About Menu and Slang

About Menu and Slang

A typical menu of a typical post-Soviet restaurant can't do without several commonly popular cuisines, e.g. Ukrainian, Russian, Japanese, Thai, Georgian, Uzbek and, of course, Italian.

Sure thing, there is only one chef to cook them all. In Moscow, there are might be two: one chef for Ukrainian-Russian-Georgian cuisine and the second — for Japanese-Thai-molecular-Italian.

Apart from that, the menu contains pizza and sandwiches, steaks and barbecue, sushi and tapas, seafood and various breakfasts. There is a separate page for special-order and banquet dishes, as well as for tandoor-, mangal-, grill- and oven-cooked dishes. Vegetarian and children's menu is also included.

The Menu should comprise of at least 200-250 dishes to meet all possible expectations.

As for design, it is usually a leather folder with each page laminated or just put into a separate file. If needed, it is not a big deal to correct old prices with a marker pen. But it is important to Google translate menu into main European languages, including Moldovan and Turkish.

It is critical for the menu to contain hookah, dessert, tobacco, cocktail, tea and coffee lists (the latter are especially important, because these are the only beverages, aka dishes, available in some restaurants). The menu also encloses special offers, chef's specialities and beer snacks. Cost of broken tableware is specified in the end.

The following dishes are a must:

Mushroom Glade, Gourmet, Sopska, Greek and Caesar salads, as well as pesto mussels. Actually, the oftener the word 'pesto' is mentioned, the greater impression the menu produces. Julienne with mushies is also necessary... With that, it is very important to use diminutives. Not just mushrooms, but mushies, e.g. common and honey mushies. I can't but mention seafood salad and seafood dishes in general, especially, when the nearest sea is in 500 km from the place. One can also add lobsters, foie gras, truffle pâté and oysters, because it will be embarrassing, if a foodie comes to a restaurant, and there are no oysters to offer.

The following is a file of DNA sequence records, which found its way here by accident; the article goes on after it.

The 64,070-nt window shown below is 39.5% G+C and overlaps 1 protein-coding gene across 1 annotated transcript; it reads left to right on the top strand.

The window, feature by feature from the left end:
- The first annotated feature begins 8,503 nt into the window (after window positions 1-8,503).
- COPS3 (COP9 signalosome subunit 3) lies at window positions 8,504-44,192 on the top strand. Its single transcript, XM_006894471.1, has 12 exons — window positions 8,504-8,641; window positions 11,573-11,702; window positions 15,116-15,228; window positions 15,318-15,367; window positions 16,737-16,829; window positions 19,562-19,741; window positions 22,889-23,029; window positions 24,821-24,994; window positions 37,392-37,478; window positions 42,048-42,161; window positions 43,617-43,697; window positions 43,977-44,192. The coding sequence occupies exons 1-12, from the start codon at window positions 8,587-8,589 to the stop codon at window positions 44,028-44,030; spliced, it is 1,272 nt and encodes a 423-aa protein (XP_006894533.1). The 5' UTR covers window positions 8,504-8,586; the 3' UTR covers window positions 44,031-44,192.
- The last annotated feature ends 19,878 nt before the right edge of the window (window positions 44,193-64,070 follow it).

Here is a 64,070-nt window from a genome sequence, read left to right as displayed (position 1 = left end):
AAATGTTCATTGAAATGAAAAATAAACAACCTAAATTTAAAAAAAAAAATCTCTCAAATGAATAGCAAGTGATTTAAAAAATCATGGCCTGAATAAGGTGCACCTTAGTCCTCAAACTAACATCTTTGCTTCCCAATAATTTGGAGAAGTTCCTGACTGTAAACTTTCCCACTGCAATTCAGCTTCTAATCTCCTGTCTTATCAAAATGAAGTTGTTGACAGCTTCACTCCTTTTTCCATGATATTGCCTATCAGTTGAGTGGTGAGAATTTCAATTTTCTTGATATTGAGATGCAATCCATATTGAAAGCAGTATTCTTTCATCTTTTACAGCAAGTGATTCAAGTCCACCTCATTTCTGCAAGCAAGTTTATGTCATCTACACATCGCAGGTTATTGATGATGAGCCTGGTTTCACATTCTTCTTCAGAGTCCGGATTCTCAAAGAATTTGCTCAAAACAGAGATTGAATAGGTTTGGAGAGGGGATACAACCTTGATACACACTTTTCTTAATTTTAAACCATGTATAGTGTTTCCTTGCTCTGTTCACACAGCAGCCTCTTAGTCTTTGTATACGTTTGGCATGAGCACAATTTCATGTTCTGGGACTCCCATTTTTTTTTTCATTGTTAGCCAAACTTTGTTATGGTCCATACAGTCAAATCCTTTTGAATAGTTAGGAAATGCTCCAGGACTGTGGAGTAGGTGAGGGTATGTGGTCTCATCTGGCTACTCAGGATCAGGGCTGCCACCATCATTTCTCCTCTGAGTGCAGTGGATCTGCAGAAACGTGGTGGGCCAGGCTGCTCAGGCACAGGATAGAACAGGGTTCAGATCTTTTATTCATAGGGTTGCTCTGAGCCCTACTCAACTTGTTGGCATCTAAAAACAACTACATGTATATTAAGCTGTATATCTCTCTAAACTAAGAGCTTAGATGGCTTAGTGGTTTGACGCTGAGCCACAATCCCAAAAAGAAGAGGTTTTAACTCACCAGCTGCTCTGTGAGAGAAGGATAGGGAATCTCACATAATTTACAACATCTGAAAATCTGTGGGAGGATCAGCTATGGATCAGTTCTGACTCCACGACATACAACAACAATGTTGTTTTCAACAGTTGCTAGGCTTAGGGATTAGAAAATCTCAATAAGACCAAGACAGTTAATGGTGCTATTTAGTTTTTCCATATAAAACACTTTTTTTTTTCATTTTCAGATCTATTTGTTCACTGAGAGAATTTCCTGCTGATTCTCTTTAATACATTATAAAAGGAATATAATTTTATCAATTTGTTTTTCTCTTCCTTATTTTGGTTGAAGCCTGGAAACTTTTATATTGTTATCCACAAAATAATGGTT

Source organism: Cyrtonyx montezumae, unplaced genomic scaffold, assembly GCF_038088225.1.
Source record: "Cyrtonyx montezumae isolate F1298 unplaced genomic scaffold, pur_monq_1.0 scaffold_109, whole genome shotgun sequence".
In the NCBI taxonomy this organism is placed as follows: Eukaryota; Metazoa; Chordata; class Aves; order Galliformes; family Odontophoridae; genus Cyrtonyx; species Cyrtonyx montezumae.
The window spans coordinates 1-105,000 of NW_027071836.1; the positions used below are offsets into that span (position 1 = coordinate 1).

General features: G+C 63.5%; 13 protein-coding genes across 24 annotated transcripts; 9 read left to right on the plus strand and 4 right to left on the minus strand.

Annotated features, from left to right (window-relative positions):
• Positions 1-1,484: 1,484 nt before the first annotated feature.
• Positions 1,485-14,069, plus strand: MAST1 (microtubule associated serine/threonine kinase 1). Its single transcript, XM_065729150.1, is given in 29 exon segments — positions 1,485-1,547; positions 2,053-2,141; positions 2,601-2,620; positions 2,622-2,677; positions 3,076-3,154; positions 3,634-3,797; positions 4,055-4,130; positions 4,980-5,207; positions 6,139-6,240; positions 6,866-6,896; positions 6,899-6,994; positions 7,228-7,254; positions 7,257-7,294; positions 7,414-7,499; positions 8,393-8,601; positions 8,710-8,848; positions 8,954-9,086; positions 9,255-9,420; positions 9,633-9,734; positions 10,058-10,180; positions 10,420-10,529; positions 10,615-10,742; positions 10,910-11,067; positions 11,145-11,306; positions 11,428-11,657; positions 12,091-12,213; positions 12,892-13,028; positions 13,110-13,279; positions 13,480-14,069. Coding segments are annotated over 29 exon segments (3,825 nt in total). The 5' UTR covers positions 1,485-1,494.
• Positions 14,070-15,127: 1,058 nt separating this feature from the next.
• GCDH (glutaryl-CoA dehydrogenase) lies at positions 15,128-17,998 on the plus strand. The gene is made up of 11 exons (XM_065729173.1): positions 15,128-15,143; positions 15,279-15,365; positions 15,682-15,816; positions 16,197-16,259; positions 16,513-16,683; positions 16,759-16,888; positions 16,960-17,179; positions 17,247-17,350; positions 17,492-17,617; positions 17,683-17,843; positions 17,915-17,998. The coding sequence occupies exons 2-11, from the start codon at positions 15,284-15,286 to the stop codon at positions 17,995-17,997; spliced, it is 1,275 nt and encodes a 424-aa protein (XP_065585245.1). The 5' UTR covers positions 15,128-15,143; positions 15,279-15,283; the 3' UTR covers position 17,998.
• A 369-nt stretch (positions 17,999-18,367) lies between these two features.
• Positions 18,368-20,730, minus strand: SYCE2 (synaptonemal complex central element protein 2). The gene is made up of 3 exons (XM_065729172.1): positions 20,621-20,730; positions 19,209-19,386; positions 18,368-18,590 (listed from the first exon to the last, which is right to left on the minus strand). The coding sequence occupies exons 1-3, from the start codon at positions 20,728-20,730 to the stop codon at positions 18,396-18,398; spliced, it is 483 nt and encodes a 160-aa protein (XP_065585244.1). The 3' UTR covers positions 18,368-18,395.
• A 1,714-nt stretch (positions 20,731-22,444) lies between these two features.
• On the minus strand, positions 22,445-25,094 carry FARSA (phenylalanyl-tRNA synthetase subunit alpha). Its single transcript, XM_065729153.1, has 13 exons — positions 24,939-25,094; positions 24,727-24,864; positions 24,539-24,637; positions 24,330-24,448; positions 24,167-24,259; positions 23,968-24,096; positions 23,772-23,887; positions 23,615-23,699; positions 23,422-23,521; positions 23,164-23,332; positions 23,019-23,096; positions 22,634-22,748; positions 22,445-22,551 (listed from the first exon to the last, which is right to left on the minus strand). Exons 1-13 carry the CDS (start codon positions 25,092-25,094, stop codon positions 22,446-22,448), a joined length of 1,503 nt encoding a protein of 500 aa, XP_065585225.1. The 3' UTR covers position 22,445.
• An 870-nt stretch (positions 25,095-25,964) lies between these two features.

The list of first courses starts with a consomme or an onion soup, then various Ukrainian borsches and solyankas follow, and bouillabaisse, miso soup and kharcho complete this part of the menu. Photos and serial numbers are welcome for waitstaff not to get confused.

A decent menu can't do without the following terms: slices, assorted, nocturne, mixed, a pan of, cheese-covered, French-/Hawaiian-/home-style, zesty, flambee, teriyaki, slow cooking, concasse/crudités variées/mirepoix, duo/trio/quartet and so on and so forth, dry-aged, seasonal or fresh from the garden and blancmange. Sometimes, however, managers and waitstaff confuse duo with nocturne, but guests correct them every once in a while.

As for meat, it is important to mention Kobe, Prime, Wagyu, marbled meat and Angus, the latter should be definitely black, especially, if you buy Polish frozen meat or some local meat from your neighbour. Last thing to do for grilling menu is to leave out term 'liquid smoke'.

It is easier with the fish: tuna shall be only bluefin; sea bass — definitely Chilean and fresh; cod — black for sure, to team up with Black Angus; and shrimps — either tiger or royal. As for the rest, adjective 'wild' saves the day.

For the sauces, it is important to remember about the leaders: mayonnaise, adjika, tkemali, barbecue, tartare and ketchup.

The range of desserts shall definitely include fruit salad and assorted ice-cream, whereas by 'assorted' various decorations, such as waffles, umbrellas or colourful toothpicks are meant.

It is preferable to add words 'millésime', 'terroir', 'appellation' and 'Château Margaux' to the wine list. It is a good idea to mention young Beaujolais in June.

Restaurateurs and those who consider themselves the ones can use the above-mentioned recommendations to completely discriminate national cuisine and food culture.

Written for Forbes No.8 (18).